Thursday, September 12, 2013

Meditation: On Tragic Appliances

The Apartment of Tragic Appliances is the title of Michael Snediker's new book of poems. I carry the book around with me, though I hardly ever open it. I'm at home in Kahalu`u listening to the rain and the fan and the deaf cat's random calls from my kitchen; Snediker's book remains in Honolulu at my office. More and more my cat's meows resemble appliances, though we cannot turn him on or off and he doesn't do the dishes. The phrase "tragic appliance" hums in my head like an unguided motor, all energy and nowhere to go. What might it mean for an appliance to be tragic, or for a tragic event to be an appliance?

Apply yourself.

An appliance makes my life easier: it does my dishes, washes my clothes, cools my food. Until it turns tragic, breaks, makes my life more difficult. The appliance is a metal box with an inside and an outside; it rumbles, hums, leaks, whirls like a dervish, emits steam, runs on a timer (it has beginnings and endings, punctuated by whooshes and knocks). My appliances are private; two of them reside in a dingy room whose door closes on a floor of dirty clothes. Other appliances are public; for years, I went to the Mānoa Laundromat to wash my clothes, drank coffee at the now defunct cafe. One laundry day I thought I met Paul Theroux. He said he wasn't, but added, "Theroux honors Hawai`i by living here." He said he'd met Theroux in Bali. I didn't believe him. The private appliance allows me to write (processing my words), while the public appliance takes me out of my home and head.

Appliances are automatic. They do their work without us, though we turn them on and empty them when they're finished. Genres too are automatic; we fill them in with words, turn them on, and out comes poem, story, song. A too-simple proposition, but let's start there. Tragedy is an appliance. Once its narrative begins, there's no shutting it off; the hero falls, the heroine dies, the accident cannot be stopped in traffic. We automate our lives in art, but that is much of its joy. If I put Alzheimer's patients in children's stories, a process proceeds without my intervention, except as scrivener of a story that cannot come out right. If you follow Antigone into the tomb, you know you can't get out as the same person who went in. If I am someone with a good memory who runs into a telephone pole at high speed, I become (or am becomed) someone other, someone clean of memory.

Memory is a tragic appliance. What I remember seems automatic, but what I forget is the spin cycle that disarms me. My memories turn and turn (in the laundromat there are windows to see undergarments spinning in public), but my memories also take flight as if there were no containers for them. Forgetting is what crosses the line, becomes the red flag, beckons memory like a cruise missile strike. It knows not what it does; it's automatic. Someone else's memory drones on.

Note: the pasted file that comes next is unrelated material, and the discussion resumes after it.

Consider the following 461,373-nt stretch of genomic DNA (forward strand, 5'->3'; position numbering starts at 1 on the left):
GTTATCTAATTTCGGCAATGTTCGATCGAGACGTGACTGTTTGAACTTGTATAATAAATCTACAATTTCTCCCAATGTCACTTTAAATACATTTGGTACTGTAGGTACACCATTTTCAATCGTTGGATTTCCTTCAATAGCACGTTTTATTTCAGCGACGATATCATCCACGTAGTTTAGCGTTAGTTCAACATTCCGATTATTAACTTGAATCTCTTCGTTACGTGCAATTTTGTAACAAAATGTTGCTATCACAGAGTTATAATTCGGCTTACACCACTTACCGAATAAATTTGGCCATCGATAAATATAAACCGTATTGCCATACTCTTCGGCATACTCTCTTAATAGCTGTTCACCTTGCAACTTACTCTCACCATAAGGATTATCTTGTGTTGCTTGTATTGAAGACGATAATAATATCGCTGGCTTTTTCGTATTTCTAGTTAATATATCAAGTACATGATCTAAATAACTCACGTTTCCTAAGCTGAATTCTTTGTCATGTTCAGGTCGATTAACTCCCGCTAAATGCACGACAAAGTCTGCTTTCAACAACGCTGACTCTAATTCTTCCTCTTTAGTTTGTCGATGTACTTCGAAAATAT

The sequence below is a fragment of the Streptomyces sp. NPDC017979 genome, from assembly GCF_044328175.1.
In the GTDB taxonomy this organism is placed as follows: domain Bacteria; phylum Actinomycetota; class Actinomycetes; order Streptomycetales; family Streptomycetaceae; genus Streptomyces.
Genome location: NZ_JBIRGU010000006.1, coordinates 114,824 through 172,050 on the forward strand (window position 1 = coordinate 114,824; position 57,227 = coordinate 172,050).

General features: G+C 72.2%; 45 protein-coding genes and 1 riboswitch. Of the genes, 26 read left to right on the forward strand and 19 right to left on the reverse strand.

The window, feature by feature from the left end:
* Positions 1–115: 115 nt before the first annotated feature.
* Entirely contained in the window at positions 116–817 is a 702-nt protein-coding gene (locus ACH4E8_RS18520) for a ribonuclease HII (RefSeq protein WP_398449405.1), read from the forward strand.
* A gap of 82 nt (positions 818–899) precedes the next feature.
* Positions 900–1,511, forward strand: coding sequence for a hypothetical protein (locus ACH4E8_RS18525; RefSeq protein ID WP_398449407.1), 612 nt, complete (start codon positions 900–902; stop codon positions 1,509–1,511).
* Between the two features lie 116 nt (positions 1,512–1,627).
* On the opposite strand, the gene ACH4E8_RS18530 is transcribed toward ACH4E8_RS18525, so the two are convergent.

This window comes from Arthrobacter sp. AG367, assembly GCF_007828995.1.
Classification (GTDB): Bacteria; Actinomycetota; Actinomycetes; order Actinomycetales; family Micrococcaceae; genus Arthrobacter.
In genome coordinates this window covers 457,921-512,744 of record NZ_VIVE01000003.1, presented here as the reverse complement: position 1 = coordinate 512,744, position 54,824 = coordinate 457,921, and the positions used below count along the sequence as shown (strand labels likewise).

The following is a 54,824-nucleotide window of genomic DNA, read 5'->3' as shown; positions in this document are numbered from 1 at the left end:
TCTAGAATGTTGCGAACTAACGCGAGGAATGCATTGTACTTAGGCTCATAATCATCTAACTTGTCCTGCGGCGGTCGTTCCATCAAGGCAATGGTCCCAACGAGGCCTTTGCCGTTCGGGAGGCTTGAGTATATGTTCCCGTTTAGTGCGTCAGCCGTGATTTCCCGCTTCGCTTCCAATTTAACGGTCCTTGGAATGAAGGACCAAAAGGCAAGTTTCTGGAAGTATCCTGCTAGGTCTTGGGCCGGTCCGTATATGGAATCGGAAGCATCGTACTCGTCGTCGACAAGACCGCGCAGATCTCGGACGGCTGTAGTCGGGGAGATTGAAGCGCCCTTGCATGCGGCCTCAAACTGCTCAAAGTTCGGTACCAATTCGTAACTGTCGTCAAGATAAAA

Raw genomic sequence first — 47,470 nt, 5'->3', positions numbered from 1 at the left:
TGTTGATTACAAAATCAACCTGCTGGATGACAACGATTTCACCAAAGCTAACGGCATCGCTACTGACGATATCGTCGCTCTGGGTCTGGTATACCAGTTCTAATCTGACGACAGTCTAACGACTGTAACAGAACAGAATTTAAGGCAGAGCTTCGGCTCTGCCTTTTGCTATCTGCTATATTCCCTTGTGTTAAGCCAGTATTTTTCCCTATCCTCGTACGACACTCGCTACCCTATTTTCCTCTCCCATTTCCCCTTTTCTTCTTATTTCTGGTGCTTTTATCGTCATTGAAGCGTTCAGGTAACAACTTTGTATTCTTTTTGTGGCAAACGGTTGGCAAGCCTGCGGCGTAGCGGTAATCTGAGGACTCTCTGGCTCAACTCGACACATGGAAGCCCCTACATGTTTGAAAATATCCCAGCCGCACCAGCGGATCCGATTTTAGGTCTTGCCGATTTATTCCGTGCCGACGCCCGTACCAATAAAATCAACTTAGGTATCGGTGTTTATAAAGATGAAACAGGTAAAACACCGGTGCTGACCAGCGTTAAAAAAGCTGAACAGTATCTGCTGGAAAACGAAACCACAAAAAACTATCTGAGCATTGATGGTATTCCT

We're reading Kevin Varrone's Box Score: An Autobiography in my creative writing class. It's an app. John Kinsella wrote an autobiography called Auto. Cars are appliances, as were automats. The app makes a poetic sequence into an appliance of sorts. I ask my students to use the "shuffle" function to find poems to talk about in class. One group happens upon Rick Ankiel of the St. Louis Cardinals, who lost the ability to pitch. His left arm had been automatic, a gorgeous appliance, but it and he broke before he returned to baseball in another function, that of outfielder. To what extent is a life an app? One with sound files (Kaia Sand's voice flits first from their devices), with collages, with poems. They seem not to match, the documents and the poems, but that's because we assume they apply to one another. Pretend they're not applied, not glued together as binary code. See what happens when you let go of that idea, the one we believe about how meanings fold together, like gluey flaps over an envelope. Marianne Moore with one flap up, tricorn hat askew.

The little boy who comes with his dad to remake our bathroom (including its appliances) has a Gameboy with no batteries. My husband gave it to him, as it was unwanted by our children, an elderly appliance. He roams the house with his little yellow box, its screen dark, the battery housing empty. He makes noises, he causes the yellow box to fly. It's better without the batteries, his dad notes. Imagination is an appliance, but one that has no immediate function. The yellow box may be tragic (it doesn't work, after all) but where it goes we cannot know because it is no more yellow box than we are.

My students are scared of our book on memory and forgetting. Forgetting can change you. The moment you kill a man in battle makes you someone else. There are images you cannot ever get out of your head. They are automatic, persistent, unchanging memories, and they never break (even if they break you). My students wonder if they could be so broken; they suspect they could. What we remember is not necessarily what is most important to us. It's our brain that causes us to forget. When the batteries run out, the electricity fails, when the mechanism cannot work, our appliance fails. La machine, c'est moi. Another student tells me Rick Ankiel, outfielder, was recently released by the Mets.

The phone just rang. Caller ID: Georgetown University Hospital. "As you know, this is about your mother's remains," says a jovial man's voice at the other end. He checks my address, mispronounces my street. Her ashes will come by US Mail. FedEx and UPS won't ship cremains. He will get a tracking number, a receipt, try to make sure they get here safely. From body to ash, from ash to US Post Office. What we love best.

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